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Data Practices in The Global South

ICTs

Development

Makerspaces

Data

Knowledge

Access to Knowledge

Information Technology


2021-05-06 19:18:58 366 0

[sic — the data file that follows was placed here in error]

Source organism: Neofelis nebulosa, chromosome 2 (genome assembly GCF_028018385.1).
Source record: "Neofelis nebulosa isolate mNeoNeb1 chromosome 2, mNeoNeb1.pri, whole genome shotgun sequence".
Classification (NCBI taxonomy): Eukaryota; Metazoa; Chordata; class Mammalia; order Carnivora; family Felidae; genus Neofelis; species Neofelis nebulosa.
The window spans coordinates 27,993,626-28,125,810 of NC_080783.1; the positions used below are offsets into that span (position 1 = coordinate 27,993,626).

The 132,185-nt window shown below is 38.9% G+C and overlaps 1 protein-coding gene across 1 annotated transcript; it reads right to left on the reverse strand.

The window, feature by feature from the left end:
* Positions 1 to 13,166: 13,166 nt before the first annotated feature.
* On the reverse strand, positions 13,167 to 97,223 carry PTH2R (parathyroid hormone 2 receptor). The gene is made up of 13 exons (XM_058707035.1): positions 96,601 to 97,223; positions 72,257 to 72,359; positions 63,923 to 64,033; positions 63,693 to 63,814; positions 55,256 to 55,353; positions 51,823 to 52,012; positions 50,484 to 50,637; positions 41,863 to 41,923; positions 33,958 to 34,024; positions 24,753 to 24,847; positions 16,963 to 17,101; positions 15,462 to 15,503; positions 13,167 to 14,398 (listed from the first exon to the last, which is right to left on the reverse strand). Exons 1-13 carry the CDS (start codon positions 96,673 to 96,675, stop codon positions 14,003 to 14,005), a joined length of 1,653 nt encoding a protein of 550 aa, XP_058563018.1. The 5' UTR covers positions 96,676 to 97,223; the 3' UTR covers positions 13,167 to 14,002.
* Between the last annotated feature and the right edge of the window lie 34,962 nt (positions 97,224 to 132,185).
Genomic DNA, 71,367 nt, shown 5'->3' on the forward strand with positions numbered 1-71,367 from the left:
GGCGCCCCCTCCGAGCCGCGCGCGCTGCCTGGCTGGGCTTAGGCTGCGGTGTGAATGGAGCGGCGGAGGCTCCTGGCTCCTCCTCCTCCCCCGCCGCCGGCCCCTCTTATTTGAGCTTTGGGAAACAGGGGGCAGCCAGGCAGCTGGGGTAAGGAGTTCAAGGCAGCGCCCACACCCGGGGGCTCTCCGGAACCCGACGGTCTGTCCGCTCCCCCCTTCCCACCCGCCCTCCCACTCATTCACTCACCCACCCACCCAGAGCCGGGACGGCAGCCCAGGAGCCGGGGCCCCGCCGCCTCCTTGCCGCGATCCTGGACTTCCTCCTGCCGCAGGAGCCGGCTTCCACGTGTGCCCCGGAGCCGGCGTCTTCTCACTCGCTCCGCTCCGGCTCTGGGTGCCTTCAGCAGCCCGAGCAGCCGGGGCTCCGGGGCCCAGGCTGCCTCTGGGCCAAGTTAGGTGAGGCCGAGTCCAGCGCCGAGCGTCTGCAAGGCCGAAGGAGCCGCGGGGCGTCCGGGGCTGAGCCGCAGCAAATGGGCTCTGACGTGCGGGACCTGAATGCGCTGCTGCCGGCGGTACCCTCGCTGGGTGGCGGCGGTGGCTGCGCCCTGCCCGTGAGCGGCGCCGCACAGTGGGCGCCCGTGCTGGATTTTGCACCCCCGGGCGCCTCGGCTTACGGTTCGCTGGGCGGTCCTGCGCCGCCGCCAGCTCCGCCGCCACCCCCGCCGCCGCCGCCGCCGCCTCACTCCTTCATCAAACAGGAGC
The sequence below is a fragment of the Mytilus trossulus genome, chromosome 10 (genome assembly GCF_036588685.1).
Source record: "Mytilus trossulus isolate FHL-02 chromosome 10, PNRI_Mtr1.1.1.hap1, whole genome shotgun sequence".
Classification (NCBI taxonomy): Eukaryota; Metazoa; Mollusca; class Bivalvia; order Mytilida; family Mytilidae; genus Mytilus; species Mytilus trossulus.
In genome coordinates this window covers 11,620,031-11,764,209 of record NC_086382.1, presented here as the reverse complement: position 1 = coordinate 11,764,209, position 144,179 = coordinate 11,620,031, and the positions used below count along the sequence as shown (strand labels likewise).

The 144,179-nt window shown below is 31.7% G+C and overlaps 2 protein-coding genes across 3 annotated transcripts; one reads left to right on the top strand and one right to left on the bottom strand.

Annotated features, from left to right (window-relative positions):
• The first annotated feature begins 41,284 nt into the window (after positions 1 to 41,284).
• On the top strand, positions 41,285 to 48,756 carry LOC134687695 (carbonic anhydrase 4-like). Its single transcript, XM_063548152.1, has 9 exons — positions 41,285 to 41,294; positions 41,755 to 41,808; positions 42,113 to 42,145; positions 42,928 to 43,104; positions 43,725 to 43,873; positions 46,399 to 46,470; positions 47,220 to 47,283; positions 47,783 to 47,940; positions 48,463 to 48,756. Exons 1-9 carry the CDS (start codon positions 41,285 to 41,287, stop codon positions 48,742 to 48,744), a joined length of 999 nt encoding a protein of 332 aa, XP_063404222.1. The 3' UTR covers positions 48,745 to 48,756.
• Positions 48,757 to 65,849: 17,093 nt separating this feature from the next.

The research team at the Access to Knowledge for Development Center[1] (A2K4D) at the American University in Cairo School of Business, led by Dr. Nagla Rizk, conducted an exploratory study of Open Data Practices in the Global South. The research study identifies gaps in open data practises and highlights the different ways in which efforts to promote data for development have been conceptualized in the region. The aim of this study is to fill knowledge gaps in the literature, particularly as they pertain to capacities, resources and skills in the development of data practices. In order to achieve this aim, our research team adopted a purposive sampling approach, whereby research subjects are chosen based on suitability to predefined target-sample characteristics. For the purpose of this study, the Open Data for Development network node in the MENA served as a community of active organizations, from which potential organizations were chosen as case studies. Our sample characteristics were defined as follows; organizations working in the field of data for development in the MENA region that were collecting, releasing, or utilizing data to tackle socio-economic challenges in the region. Our team conducted in-depth semi-structured interviews with the four organizations in order to explore the specific adoptions of data practices for development in the region. Expert sampling was used in data analysis. Interviewees were asked to describe what they meant by using ‘openness’ in relation to data. As addressed elsewhere in the study, there is a significant variety of what is contextually interpreted as ‘open’. It was revealed that this variety has recently become an important part of the core culture of many companies. Due to the limited sample size of this study, its findings cannot be said to be representative of all Information and communication technology for development (ICT4D) in the region. However, the advantage of qualitative research methodologies such as ours is that the findings can shed some much-needed perspective and invaluable local insights into the open data practices of some long-standing organizations in the field. Prior to conducting our qualitative research, this research was framed around the issue of technological data practices and the use of technology for development. However, after conducted expert interviews with organizations, the study was reframed to become a review of regional data and ICT utilizations for achieving development objectives. Three key themes are addressed in this study; the issue of selecting suitable technology to meet development objectives, the challenge of finding and maintaining tech-skilled labor in the region, and the crucial role that communities of practice and partnership play in fostering sustainability in development objectives. The study reveals the emergence of a culture that has approached the implementation of data practices from various backgrounds. Information and communication technology for development (ICT4D), for example, is highlighted as an interdisciplinary area which has benefited from the skills of such experts as economists and computer scientists. The interdisciplinarity of ICT4D allows the different stakeholders and community members to renegotiate a number of theoretical and practical approaches to development, popular data practices, as well al ethical standards. This liberal exploratory nature of the field has led to various convergent and divergent approaches. It is through these approaches that this study investigated how data on development practices is produced in the region. Our data analysis revealed the need for more contextually relevant technologies in the field, rather than a ‘one size fits all’ solution. The research further emphasized the importance of aligning technology with local development goals and contexts. Furthermore, the study interrogated the concept of openness in the region. The debate around openness gave rise to another key finding in this study; the role of collaborative development and networks of practice, which was shown to be of great importance to promoting knowledge in the region. Even more interestingly, informal groups were found to be essential in knowledge and skills exchange. Ultimately, this study highlights how open access and data are moving at an accelerated pace and gaining incredible momentum in the MENA region. However, a number of challenges identified by this this study continue to prevent the region from unlocking the full developmental potential of data and ICT. Our research provides a framework for understanding how companies in the region are pursuing technology and development.in order to recommend context-specific development efforts. This study could serve as a pilot for another with a more comprehensive sample that would further perfect our understanding and utilization of technology and data in the region. Stay tuned for the release of the full study on our MENA Data Platform! [1] A2K4D is the founding node of OD4DMENA- Open Data for Development Network for the Middle East and North Africa.